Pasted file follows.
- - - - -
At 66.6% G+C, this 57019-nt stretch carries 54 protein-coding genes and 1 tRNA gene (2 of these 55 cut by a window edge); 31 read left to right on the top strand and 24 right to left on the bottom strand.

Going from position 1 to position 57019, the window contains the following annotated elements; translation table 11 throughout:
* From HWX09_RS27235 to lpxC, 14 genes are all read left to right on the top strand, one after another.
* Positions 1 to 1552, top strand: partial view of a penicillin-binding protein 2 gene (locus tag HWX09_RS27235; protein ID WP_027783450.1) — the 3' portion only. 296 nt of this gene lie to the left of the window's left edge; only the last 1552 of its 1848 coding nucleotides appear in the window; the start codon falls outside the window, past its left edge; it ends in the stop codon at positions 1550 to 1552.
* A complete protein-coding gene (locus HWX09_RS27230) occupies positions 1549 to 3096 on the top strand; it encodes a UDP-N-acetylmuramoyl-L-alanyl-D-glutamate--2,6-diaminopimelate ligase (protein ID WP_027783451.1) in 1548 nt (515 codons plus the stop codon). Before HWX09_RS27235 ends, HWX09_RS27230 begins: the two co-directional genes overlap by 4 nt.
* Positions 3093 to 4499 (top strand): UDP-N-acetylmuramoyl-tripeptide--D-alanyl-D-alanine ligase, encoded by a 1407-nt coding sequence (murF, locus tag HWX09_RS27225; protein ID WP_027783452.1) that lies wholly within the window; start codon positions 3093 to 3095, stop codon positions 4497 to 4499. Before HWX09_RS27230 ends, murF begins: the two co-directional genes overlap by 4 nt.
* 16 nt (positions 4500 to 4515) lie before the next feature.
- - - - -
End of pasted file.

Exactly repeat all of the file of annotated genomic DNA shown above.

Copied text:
At 66.6% G+C, this 57019-nt stretch carries 54 protein-coding genes and 1 tRNA gene (2 of these 55 cut by a window edge); 31 read left to right on the top strand and 24 right to left on the bottom strand.

Going from position 1 to position 57019, the window contains the following annotated elements; translation table 11 throughout:
* From HWX09_RS27235 to lpxC, 14 genes are all read left to right on the top strand, one after another.
* Positions 1 to 1552, top strand: partial view of a penicillin-binding protein 2 gene (locus tag HWX09_RS27235; protein ID WP_027783450.1) — the 3' portion only. 296 nt of this gene lie to the left of the window's left edge; only the last 1552 of its 1848 coding nucleotides appear in the window; the start codon falls outside the window, past its left edge; it ends in the stop codon at positions 1550 to 1552.
* A complete protein-coding gene (locus HWX09_RS27230) occupies positions 1549 to 3096 on the top strand; it encodes a UDP-N-acetylmuramoyl-L-alanyl-D-glutamate--2,6-diaminopimelate ligase (protein ID WP_027783451.1) in 1548 nt (515 codons plus the stop codon). Before HWX09_RS27235 ends, HWX09_RS27230 begins: the two co-directional genes overlap by 4 nt.
* Positions 3093 to 4499 (top strand): UDP-N-acetylmuramoyl-tripeptide--D-alanyl-D-alanine ligase, encoded by a 1407-nt coding sequence (murF, locus tag HWX09_RS27225; protein ID WP_027783452.1) that lies wholly within the window; start codon positions 3093 to 3095, stop codon positions 4497 to 4499. Before HWX09_RS27230 ends, murF begins: the two co-directional genes overlap by 4 nt.
* 16 nt (positions 4500 to 4515) lie before the next feature.